Cosmetic Surgery Today

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Posts Tagged ‘injectable’

Self-Injecting Dermal Fillers Continues to Be Alarming Trend

Posted by Cosmetic Surgery Review on February 1, 2010

Despite physicians warnings that self-injecting fillers such as Botox, Juvederm  and Restylane can be dangerous, many people are still exploring the idea of purchasing fillers on their own and giving themselves an anti-aging quick fix from the comforts of home.

Plastic surgeons at Southwestern Medical Center warn that people looking to save money on their wrinkle treatments should not even consider sourcing and injecting prescription-strength fillers on their own. Vice Chairman of Plastic Surgery at UT Southwestern, Dr. Jeffrey Kenkel, states, “It’s critical to seek out a board-certified plastic surgeon or dermatologist to ensure that the material being injected is authentic, that the proper amount is being injected and that the fillers are injected in the proper location to avoid unwanted consequences.” (Source: UTSouthwestern.edu)

Complications and risks associated with self-injecting fillers can include anything from excessive swelling, migration of the compound to other areas of the face, scarring, infection and in some cases, bleeding. Individuals who inject fillers around the upper facial area and forehead may also experience droopy eyelids or excessive swelling that can become difficult to correct.

Still, even with the known risks, many people are turning to the Internet or finding a way to get injectable filler compounds so that they can perform these risky procedures themselves. Dr. Kenkel points out that there are many ways to improve the appearance safely and cost-effectively, and that self-injection presents far too many risks that outweigh the initial benefit.

While the average injectable costs between $300 to $500+ per treatment area, there are other options. Many patients can reduce the appearance of wrinkles with cosmetic treatments such as Thermage skin tightening procedures, laser skin resurfacing, microdermabrasion and chemical peels, and microcurrent facials. All of these procedures must be performed by a board-certified cosmetic surgeon or licensed medical professional, as these individuals will comply with safety standards and ensure the most favorable outcome is achieved for all patients.

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New Dermal Filler ‘Belotoro Balance’ Under FDA Review

Posted by Cosmetic Surgery Review on September 24, 2009

42-15200333The U.S. Food and Drug Administration is currently reviewing a new dermal filler product called Belotero Balance. If approved, this injectable will join the likes of Juvederm, Perlane, Restylane and Prevelle Silk as an anti-aging treatment for moderate to severe wrinkles.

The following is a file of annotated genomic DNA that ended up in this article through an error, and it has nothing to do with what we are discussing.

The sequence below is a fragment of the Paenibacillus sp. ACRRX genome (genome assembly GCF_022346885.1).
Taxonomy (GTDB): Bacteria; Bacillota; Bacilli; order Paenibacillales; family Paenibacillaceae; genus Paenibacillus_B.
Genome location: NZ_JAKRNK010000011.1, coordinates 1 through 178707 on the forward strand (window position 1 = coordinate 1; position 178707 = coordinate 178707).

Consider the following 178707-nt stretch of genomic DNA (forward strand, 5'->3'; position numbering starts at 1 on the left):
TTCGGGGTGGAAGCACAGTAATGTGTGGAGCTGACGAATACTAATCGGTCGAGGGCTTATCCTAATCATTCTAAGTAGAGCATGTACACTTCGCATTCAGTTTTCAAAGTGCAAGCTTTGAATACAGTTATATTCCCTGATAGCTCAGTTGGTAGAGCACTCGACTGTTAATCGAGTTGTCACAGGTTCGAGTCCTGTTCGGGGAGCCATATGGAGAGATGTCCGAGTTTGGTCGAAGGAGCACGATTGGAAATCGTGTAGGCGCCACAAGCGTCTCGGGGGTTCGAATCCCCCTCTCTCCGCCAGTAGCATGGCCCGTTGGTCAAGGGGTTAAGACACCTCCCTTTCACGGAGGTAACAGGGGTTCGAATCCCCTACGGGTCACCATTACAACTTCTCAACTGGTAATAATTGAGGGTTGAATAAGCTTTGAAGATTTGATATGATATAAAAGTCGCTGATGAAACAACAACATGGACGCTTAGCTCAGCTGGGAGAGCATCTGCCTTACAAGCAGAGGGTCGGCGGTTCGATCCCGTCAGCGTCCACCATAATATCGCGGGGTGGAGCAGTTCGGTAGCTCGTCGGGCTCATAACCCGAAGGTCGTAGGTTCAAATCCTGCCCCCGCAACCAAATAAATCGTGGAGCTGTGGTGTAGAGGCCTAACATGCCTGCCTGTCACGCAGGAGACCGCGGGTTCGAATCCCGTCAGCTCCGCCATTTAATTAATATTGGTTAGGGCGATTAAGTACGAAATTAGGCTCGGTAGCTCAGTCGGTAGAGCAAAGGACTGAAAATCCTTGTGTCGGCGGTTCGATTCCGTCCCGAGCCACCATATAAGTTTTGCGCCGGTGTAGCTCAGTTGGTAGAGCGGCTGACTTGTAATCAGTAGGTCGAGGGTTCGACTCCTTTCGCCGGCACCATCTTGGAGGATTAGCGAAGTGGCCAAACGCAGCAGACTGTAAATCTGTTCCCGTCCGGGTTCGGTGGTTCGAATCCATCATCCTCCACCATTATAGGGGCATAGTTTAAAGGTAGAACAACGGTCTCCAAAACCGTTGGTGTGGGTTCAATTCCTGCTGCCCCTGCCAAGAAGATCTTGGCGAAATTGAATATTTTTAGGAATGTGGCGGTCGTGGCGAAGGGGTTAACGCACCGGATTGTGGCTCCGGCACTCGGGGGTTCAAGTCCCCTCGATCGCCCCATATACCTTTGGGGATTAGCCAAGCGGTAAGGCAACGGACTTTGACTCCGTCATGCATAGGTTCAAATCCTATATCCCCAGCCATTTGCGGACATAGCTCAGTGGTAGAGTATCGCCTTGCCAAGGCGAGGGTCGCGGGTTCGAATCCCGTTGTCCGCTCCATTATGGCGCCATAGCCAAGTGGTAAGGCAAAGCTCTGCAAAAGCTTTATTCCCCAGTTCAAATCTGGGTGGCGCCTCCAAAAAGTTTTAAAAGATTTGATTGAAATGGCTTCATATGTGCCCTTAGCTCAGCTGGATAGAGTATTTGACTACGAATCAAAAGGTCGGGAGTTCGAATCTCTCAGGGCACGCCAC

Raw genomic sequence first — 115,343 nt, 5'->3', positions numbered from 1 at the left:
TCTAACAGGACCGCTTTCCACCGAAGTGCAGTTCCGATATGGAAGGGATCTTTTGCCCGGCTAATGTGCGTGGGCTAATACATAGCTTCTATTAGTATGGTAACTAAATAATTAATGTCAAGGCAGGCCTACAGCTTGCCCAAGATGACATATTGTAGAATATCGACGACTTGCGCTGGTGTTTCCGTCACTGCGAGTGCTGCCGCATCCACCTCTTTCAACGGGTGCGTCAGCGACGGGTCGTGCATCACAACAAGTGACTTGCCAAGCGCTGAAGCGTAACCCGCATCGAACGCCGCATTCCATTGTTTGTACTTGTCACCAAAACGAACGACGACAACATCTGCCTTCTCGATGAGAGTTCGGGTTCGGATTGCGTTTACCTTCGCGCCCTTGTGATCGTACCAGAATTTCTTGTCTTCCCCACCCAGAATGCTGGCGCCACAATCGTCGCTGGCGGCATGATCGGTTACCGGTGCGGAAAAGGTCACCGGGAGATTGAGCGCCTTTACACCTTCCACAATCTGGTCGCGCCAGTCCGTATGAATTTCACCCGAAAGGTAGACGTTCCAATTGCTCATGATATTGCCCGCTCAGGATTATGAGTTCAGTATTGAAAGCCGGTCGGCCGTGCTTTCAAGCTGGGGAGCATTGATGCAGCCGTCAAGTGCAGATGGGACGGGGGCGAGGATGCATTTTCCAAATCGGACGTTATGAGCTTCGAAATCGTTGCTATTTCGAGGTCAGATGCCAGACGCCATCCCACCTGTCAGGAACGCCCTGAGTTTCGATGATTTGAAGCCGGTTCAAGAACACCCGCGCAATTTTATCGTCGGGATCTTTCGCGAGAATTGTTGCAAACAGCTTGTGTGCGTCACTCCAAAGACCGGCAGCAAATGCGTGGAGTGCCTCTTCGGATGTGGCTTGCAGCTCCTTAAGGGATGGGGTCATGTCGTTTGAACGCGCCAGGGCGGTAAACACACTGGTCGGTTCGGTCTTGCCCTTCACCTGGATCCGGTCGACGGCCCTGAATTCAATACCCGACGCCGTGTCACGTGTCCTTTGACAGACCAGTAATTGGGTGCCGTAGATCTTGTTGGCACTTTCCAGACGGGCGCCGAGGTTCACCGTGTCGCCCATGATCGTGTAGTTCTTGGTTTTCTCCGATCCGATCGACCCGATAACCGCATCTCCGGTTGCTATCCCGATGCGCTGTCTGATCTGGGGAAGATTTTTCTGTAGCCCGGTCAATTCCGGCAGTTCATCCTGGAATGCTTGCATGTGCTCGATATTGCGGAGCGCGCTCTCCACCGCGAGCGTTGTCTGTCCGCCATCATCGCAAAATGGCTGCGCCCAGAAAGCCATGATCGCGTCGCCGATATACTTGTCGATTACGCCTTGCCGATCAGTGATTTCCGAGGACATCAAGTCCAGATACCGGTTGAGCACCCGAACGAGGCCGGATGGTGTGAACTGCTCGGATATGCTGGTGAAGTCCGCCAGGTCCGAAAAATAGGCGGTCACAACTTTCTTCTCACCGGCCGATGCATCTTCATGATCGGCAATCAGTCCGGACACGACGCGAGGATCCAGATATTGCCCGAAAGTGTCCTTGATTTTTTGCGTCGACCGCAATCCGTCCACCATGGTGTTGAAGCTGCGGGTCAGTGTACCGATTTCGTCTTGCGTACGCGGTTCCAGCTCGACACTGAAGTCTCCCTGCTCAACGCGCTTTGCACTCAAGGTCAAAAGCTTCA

Belotero Balance is manufactured by Merz Pharmaceuticals, and is a “hyaluronic acid based monophasic gel” that works in a similar way as Restylane and Juvederm Belotoro Balance is designed to treat moderate to severe wrinkles in the face and neck area, and was first launched in Germany in 2005.

The filler has already been approved for aesthetic use as a wrinkle filler in the United Kingdom, Austria, Russia, Italy and Switzerland. The injectable can be used on almost any area of the face, and is designed to smooth out deeper wrinkles and grooves, create more attractive facial contours, and create a more youthful look.

According to Jack Britts, president and CEO of Merz Pharmaceuticals, LLC, “The FDA’s acceptance for review of the Belotero Balance PMA begins the application review process and signifies the beginning of Merz Pharmaceutical’s firm footprint in the American aesthetics market.” (Source: Drugs.com)

Belotero Balance is another non-animal stabilized hyaluronic acid filler that may be administered on an outpatient basis. Still, there are many things we don’t know about Belotero Balance. There are currently no published reports on whether Belotero Balance lasts longer than  filler such as Restylane and Juvederm,  or whether it is valuable for using as part of a ‘liquid facelift’ treatment.

Since the majority of hyaluronic acid fillers boast little to no complications, Belotero Balance may similarly have a low risk of severe complications, and may also be offered at a more competitive price point – only time will tell, and the United States may need to wait several months until the FDA completes the initial review process.

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